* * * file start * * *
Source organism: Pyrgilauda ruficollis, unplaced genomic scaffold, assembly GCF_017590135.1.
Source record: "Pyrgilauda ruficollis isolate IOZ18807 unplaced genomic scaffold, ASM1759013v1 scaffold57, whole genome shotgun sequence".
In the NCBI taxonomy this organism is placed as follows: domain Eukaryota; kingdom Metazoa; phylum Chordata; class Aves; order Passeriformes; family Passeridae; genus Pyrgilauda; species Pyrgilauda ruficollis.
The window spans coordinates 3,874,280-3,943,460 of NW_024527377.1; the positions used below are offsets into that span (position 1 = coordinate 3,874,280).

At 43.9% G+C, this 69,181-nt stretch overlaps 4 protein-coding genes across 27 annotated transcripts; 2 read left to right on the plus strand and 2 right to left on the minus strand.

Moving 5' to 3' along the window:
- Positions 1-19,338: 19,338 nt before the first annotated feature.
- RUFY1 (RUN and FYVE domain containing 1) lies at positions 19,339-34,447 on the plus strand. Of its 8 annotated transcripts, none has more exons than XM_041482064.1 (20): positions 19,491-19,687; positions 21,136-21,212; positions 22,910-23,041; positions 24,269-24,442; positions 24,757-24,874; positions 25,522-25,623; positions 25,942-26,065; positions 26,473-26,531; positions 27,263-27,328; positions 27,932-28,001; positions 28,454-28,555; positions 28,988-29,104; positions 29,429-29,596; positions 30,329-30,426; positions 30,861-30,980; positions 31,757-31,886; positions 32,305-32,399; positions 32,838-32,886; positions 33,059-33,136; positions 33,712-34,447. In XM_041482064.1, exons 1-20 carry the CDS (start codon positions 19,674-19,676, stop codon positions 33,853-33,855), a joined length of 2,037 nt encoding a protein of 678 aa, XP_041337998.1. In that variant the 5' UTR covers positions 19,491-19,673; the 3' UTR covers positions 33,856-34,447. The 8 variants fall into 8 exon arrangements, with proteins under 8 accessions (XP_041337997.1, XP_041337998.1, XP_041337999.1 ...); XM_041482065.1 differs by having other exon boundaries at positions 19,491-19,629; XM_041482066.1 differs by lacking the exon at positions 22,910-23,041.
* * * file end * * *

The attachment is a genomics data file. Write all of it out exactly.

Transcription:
Source organism: Pyrgilauda ruficollis, unplaced genomic scaffold, assembly GCF_017590135.1.
Source record: "Pyrgilauda ruficollis isolate IOZ18807 unplaced genomic scaffold, ASM1759013v1 scaffold57, whole genome shotgun sequence".
In the NCBI taxonomy this organism is placed as follows: domain Eukaryota; kingdom Metazoa; phylum Chordata; class Aves; order Passeriformes; family Passeridae; genus Pyrgilauda; species Pyrgilauda ruficollis.
The window spans coordinates 3,874,280-3,943,460 of NW_024527377.1; the positions used below are offsets into that span (position 1 = coordinate 3,874,280).

At 43.9% G+C, this 69,181-nt stretch overlaps 4 protein-coding genes across 27 annotated transcripts; 2 read left to right on the plus strand and 2 right to left on the minus strand.

Moving 5' to 3' along the window:
- Positions 1-19,338: 19,338 nt before the first annotated feature.
- RUFY1 (RUN and FYVE domain containing 1) lies at positions 19,339-34,447 on the plus strand. Of its 8 annotated transcripts, none has more exons than XM_041482064.1 (20): positions 19,491-19,687; positions 21,136-21,212; positions 22,910-23,041; positions 24,269-24,442; positions 24,757-24,874; positions 25,522-25,623; positions 25,942-26,065; positions 26,473-26,531; positions 27,263-27,328; positions 27,932-28,001; positions 28,454-28,555; positions 28,988-29,104; positions 29,429-29,596; positions 30,329-30,426; positions 30,861-30,980; positions 31,757-31,886; positions 32,305-32,399; positions 32,838-32,886; positions 33,059-33,136; positions 33,712-34,447. In XM_041482064.1, exons 1-20 carry the CDS (start codon positions 19,674-19,676, stop codon positions 33,853-33,855), a joined length of 2,037 nt encoding a protein of 678 aa, XP_041337998.1. In that variant the 5' UTR covers positions 19,491-19,673; the 3' UTR covers positions 33,856-34,447. The 8 variants fall into 8 exon arrangements, with proteins under 8 accessions (XP_041337997.1, XP_041337998.1, XP_041337999.1 ...); XM_041482065.1 differs by having other exon boundaries at positions 19,491-19,629; XM_041482066.1 differs by lacking the exon at positions 22,910-23,041.